It’s not the client’s job to know what he needs – It’s our job to find out

While I was at Tech Ed 2008, I was a guest on a Software Quality panel hosted by the .Net Rocks crew, Carl Franklin and Richard CampbellDavid Platt said something that I really love (and I’ll paraphrase).  David gave the analogy of a doctor and a patient. 

We go to a doctor because we think we have a medical need and we need an expert to consult with and a provide a solution to what is ailing us.  The doctor listens and asks questions by which to formulate some possible solutions to the problem we present.  The doctor doesn’t expect us to even be able to talk in the language of medicine.

In software, we can’t expect our clients to know what they need.  Much like the depth of a patient may be “I need to get rid of this infection” or “Give me some pills.  I’m in pain”.  Our clients know what is causing them pain, in the business sense, so the problem is from that experience perspective.  Some clients might go so far as to ask for some “pills”, that is, they might ask for a specific software system that is assumed to solve the problem.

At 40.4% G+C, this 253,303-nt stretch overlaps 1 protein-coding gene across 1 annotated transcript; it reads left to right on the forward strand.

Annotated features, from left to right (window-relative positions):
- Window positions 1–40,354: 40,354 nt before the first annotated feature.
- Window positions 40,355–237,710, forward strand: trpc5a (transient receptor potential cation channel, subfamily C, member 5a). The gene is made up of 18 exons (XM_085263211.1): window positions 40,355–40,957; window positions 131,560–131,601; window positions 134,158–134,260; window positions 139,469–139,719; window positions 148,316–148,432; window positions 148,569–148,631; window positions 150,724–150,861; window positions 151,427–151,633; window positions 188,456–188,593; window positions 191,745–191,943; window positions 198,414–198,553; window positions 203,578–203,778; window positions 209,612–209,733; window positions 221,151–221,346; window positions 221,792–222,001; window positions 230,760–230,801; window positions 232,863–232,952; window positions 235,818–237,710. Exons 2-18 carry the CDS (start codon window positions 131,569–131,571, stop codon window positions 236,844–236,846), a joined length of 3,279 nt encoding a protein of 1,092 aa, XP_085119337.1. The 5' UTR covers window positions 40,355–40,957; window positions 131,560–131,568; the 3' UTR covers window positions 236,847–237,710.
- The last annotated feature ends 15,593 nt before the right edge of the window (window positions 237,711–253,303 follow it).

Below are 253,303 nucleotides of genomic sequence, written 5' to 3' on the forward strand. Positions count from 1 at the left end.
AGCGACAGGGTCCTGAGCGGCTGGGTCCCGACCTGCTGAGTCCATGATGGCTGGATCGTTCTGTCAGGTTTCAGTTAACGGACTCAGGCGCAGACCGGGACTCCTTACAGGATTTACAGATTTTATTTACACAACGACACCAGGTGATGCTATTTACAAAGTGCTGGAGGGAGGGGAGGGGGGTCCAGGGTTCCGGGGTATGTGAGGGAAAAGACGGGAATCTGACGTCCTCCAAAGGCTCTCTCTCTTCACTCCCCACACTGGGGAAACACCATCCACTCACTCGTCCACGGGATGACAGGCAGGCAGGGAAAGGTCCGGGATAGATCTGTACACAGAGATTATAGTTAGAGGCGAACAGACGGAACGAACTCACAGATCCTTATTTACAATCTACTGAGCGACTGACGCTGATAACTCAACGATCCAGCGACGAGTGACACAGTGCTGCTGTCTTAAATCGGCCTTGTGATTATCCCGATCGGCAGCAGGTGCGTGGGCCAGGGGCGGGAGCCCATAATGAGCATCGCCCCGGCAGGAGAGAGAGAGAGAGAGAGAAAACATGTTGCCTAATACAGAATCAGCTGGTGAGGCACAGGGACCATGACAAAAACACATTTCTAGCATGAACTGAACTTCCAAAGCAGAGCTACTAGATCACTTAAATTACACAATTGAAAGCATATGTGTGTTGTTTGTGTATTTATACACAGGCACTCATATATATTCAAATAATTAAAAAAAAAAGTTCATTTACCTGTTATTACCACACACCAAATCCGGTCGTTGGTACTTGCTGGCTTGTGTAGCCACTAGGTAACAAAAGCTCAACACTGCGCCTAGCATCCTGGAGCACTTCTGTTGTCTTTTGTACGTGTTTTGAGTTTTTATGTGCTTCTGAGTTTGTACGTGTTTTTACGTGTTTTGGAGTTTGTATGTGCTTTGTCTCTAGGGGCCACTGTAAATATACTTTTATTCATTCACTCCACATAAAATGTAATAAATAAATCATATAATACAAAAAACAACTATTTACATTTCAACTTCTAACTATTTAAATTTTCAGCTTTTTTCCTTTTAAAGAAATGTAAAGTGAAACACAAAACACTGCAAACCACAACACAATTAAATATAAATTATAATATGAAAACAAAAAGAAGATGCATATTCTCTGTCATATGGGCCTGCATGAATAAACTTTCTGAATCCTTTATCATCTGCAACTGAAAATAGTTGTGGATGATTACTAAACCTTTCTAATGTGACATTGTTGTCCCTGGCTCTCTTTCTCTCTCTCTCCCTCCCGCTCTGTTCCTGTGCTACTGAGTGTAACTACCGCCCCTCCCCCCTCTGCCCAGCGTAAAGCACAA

It is the our job to listen and ask pointed questions to determine need.  Being software experts, we must also know how to ask the right questions to flesh out the need.  If the clients asks for something specifically, and we deliver, but that delivery doesn’t solve the pain, it’s our fault.  If I ask my doctor for a specific pill, he prescribes it, then I’m still in pain, it’s the doctor’s fault for allowing me to drive diagnosis.  We, as software professionals, are on the hook for responsible analysis that ensures any solution we provide adequately addresses the root of the problem at hand.

The client can’t tell us what he wants.  It our job to find out.  A required skill of any consultant at Headspring is analysis.  Analysis is something underrated, but analysis ensures we build the right thing.  The risk of building the wrong thing is so great that we can not afford it.  Building (prescribing) the wrong thing would be disaster for our reputation.  Analysis is what ensures we build the right thing.